Advertising types can broadly be classified as connectable and non-connectable. Non-connectable advertising can further be classified into two types: non-connectable, undirected advertising and scannable, undirected advertising. Non-connectable advertising is used to broadcast to all devices, while, connectable advertising is used to establish connection with a central device. Non-connectable, undirected advertising results in one-way communication, with information only transmitted from the device. All other advertising events based on their type i.e. connectable advertising or scannable, undirected advertising, start listening to connection or scan requests after sending the advertisement packet. Scannable, undirected advertising has little value, as it results in higher power consumption compared to non-connectable undirected advertising due to its power consumption in receive mode and transmit mode. When data needs to be broadcasted to all devices in a given area, to keep power consumption low, it is good to use non-connectable, undirected advertising instead of scannable, undirected advertising and to include as much information as possible in the advertisement packet. When data needs to be sent to a few known peer devices with acknowledgement, scannable, undirected advertising can be used. In this case, use a scan request as an indication that a particular central device has received the data, or use the White List to provide more information by sending scan responses to the only devices in the White List. Once a peripheral device gets scan requests from all devices, the device can stop advertising. This helps to ensure a reliable exchange of data in a trusted environment.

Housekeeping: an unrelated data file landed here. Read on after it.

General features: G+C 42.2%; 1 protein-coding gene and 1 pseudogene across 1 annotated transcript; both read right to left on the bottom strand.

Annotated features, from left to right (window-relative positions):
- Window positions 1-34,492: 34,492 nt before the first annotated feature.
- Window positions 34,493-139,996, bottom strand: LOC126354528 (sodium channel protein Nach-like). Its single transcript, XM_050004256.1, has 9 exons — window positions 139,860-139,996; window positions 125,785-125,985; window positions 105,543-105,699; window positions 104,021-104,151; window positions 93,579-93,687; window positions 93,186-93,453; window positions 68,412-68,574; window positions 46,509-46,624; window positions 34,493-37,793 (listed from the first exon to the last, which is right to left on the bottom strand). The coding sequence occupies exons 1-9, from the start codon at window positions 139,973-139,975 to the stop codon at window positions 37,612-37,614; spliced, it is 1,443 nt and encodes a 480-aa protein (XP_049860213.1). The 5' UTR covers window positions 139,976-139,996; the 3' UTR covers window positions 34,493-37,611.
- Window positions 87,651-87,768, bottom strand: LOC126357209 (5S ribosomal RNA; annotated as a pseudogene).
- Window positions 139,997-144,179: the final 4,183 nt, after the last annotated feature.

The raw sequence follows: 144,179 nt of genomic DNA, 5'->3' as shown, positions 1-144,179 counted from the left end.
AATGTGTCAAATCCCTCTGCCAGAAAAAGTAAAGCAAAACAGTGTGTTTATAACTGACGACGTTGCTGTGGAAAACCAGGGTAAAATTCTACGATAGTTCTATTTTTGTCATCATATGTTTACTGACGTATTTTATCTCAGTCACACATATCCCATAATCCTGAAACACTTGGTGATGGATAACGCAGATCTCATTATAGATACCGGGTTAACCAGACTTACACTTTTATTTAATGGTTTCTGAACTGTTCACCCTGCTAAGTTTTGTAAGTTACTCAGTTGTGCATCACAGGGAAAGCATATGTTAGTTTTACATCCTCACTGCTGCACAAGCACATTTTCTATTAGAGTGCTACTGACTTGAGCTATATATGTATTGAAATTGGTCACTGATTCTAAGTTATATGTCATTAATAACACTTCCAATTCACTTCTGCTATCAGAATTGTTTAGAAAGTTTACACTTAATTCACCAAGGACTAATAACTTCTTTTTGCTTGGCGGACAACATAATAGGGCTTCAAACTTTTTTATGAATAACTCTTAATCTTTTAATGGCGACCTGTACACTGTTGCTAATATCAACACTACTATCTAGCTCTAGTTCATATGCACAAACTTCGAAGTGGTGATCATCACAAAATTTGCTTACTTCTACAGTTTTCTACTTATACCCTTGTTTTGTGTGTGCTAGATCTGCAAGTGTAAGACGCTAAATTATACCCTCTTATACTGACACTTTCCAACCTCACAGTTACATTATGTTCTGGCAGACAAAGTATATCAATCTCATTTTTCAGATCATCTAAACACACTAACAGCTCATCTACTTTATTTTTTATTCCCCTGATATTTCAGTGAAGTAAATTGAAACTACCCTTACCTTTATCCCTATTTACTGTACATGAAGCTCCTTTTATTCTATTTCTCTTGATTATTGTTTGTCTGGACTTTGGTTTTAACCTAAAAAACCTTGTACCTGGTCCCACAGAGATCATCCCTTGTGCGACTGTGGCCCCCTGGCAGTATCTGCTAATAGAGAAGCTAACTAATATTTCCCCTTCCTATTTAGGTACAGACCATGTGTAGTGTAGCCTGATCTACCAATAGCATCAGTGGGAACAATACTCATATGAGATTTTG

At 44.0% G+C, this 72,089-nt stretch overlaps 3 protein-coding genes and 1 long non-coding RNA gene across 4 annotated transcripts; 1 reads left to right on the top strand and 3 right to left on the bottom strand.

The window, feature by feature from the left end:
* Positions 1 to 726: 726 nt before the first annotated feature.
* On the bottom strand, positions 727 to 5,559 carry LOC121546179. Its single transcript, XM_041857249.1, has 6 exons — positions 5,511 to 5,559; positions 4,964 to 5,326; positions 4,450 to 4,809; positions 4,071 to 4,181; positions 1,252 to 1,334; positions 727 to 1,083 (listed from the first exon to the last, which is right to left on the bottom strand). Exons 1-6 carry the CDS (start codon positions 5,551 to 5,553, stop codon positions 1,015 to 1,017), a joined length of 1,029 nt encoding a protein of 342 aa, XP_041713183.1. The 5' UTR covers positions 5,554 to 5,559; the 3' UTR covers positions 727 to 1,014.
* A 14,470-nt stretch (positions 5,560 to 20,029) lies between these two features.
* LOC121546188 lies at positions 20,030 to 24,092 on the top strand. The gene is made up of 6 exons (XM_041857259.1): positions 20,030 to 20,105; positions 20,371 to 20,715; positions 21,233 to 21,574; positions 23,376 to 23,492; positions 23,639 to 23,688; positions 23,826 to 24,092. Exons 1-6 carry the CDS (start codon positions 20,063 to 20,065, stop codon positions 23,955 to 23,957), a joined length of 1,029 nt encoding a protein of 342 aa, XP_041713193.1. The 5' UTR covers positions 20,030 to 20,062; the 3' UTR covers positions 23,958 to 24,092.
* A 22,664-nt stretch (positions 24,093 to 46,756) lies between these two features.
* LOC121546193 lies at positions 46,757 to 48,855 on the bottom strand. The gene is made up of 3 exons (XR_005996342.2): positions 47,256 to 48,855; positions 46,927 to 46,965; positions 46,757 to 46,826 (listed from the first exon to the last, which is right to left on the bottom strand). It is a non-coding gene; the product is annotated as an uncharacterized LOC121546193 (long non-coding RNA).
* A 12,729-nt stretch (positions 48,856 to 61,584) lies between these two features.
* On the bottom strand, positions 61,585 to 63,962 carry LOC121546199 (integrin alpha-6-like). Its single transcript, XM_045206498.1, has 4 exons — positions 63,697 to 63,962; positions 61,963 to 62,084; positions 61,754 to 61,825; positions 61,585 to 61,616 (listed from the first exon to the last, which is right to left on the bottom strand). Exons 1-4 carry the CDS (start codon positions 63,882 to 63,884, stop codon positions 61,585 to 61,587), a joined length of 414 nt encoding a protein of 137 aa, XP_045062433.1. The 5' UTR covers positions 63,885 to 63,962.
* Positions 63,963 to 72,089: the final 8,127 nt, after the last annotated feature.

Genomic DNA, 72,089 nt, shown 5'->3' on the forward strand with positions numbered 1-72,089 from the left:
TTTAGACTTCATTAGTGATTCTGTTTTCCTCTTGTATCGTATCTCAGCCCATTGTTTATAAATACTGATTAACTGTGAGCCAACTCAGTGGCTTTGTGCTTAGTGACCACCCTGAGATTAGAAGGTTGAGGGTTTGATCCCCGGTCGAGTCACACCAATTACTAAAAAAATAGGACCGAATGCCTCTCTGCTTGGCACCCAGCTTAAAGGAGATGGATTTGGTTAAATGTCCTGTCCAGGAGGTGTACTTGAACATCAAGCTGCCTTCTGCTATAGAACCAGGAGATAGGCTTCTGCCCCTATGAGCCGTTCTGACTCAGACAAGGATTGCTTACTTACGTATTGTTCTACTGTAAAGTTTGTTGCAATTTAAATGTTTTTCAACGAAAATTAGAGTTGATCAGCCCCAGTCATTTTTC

When it comes to connectable advertising, directed advertisements can be very useful;  only a device that is addressed by a directed advertisement packet can send a connection request, so unnecessary connection or scan requests can be avoided. Directed advertising helps achieve faster connections, hence a device does not need to spend much time sending advertisement packets. Directed advertising can be further classified into two types: low-duty-cycle, directed advertising and high-duty-cycle, directed advertising. During high-duty-cycle, directed advertising, a device keeps advertising continuously for 1.024 seconds until it is connected. If the device ends up advertising for that long and does not get a connection request, it results in very high current consumption for a long period of time, which impacts battery capacity. However, if it is likely that an initiating device will send a connection request quickly, high-duty-cycle, directed advertising is better compared to low-duty-cycle, directed adverting, as the device will not need to waste power making several transitions from one power mode to another to achieve a connection.

Another factor that impacts power consumption during advertising state is data size. More data being transmitted requires more power consumption. Every packet has significant overhead, so, as much as possible, instead of sending payloads frequently, each packet’s payload should be maximized and to reduce the number of transmissions required.

In summary, peripheral and broadcaster devices can be optimized for power consumption by optimizing power consumption in the advertising state. Multiple factors can help in reducing power consumption in the advertising state, including minimizing transmit power, increasing advertising interval, selecting the appropriate advertisement type, and making efficient use of payload size.

In the next part of this series, we will look at initiating and connection states and how to improve power consumption in them.